1978: Native Hawaiian Rights in the Con Con
Adelaide "Frenchy" DeSoto was the leader of the Hawaiian Affairs Committee, which sought to submit proposals related to the Hawaiian community.
Included in the proposals were:
- Restructure Hawaiian Homes Commission so it is comprised of and elected by native Hawaiian beneficiaries.
- A native Hawaiian Bill of Rights to guarantee hunting and gathering privileges to those native Hawaiians living off the land
- A native trust entity so that Hawaiians could receive reparation money from Congress to help with Hawaiian Home Lands and their social, political, and economic advancement.
A Howard Law School graduate affirmed these proposals because these were long overdue since the impacts of the arrival of Captain Cook. These rights should be applicable in the present, particularly for the Hawaiian communities that continue to live off the land.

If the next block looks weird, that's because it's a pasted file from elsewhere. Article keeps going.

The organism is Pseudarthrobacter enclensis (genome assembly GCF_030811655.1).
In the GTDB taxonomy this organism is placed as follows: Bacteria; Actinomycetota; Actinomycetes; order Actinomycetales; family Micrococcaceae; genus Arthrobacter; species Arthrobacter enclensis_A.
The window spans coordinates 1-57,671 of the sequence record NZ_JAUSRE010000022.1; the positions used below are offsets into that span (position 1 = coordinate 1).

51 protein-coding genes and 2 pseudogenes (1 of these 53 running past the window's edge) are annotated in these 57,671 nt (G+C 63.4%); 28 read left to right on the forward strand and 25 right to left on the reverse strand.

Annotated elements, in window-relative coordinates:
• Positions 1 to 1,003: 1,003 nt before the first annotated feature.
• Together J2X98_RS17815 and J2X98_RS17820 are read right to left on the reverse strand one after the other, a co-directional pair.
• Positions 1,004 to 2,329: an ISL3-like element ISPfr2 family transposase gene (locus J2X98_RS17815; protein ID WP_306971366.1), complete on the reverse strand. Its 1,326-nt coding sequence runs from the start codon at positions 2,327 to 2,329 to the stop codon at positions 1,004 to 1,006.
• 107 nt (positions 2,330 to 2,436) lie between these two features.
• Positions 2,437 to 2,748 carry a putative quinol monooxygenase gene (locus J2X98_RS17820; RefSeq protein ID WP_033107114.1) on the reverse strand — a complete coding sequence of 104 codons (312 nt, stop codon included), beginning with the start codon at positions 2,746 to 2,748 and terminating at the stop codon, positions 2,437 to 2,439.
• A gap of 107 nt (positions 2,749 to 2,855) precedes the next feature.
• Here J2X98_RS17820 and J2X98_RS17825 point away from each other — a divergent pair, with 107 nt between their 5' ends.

DeSoto argues that the revitalization of Hawaiian culture is imperative. She states:
"I think the Hawaiian people are beginning to assert themselves out of the realization that there is no other motherland. Because we've lost our language, because our culture has been prostituted for Yankee dollars, we have become a soul-less people. The urgency to revitalize the culture is a matter of life and death.
"Historically, Hawaiians have welcomed all peoples of the world, and we don't intend to stop now, but somewhere along the line we've been lost in the shuffle.
"What I've picked up from our hearings is that Hawaiians are looking to the Constitutional Convention as the basis to establish their native rights."